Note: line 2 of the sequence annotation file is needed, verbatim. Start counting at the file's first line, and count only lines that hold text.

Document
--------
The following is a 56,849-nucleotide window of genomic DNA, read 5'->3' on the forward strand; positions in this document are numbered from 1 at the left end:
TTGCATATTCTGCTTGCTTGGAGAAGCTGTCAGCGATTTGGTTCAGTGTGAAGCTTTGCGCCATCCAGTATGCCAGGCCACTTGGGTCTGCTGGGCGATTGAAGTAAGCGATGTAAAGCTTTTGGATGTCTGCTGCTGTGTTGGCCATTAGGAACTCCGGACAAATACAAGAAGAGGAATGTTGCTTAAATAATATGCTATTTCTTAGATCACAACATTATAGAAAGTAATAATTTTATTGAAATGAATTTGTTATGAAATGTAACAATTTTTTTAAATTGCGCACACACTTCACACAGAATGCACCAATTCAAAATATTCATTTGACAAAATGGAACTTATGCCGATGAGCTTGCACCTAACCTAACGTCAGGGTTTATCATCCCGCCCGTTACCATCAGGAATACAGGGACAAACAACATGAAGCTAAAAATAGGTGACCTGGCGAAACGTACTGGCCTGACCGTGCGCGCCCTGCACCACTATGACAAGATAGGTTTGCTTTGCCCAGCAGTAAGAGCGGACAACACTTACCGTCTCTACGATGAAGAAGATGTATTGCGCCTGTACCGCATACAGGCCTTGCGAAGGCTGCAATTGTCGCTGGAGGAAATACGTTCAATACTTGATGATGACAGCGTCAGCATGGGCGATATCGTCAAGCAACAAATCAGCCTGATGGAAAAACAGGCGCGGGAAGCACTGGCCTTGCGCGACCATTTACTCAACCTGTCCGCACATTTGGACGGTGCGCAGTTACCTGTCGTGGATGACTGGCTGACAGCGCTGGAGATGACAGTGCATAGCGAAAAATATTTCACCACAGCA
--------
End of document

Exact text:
TTGCATATTCTGCTTGCTTGGAGAAGCTGTCAGCGATTTGGTTCAGTGTGAAGCTTTGCGCCATCCAGTATGCCAGGCCACTTGGGTCTGCTGGGCGATTGAAGTAAGCGATGTAAAGCTTTTGGATGTCTGCTGCTGTGTTGGCCATTAGGAACTCCGGACAAATACAAGAAGAGGAATGTTGCTTAAATAATATGCTATTTCTTAGATCACAACATTATAGAAAGTAATAATTTTATTGAAATGAATTTGTTATGAAATGTAACAATTTTTTTAAATTGCGCACACACTTCACACAGAATGCACCAATTCAAAATATTCATTTGACAAAATGGAACTTATGCCGATGAGCTTGCACCTAACCTAACGTCAGGGTTTATCATCCCGCCCGTTACCATCAGGAATACAGGGACAAACAACATGAAGCTAAAAATAGGTGACCTGGCGAAACGTACTGGCCTGACCGTGCGCGCCCTGCACCACTATGACAAGATAGGTTTGCTTTGCCCAGCAGTAAGAGCGGACAACACTTACCGTCTCTACGATGAAGAAGATGTATTGCGCCTGTACCGCATACAGGCCTTGCGAAGGCTGCAATTGTCGCTGGAGGAAATACGTTCAATACTTGATGATGACAGCGTCAGCATGGGCGATATCGTCAAGCAACAAATCAGCCTGATGGAAAAACAGGCGCGGGAAGCACTGGCCTTGCGCGACCATTTACTCAACCTGTCCGCACATTTGGACGGTGCGCAGTTACCTGTCGTGGATGACTGGCTGACAGCGCTGGAGATGACAGTGCATAGCGAAAAATATTTCACCACAGCA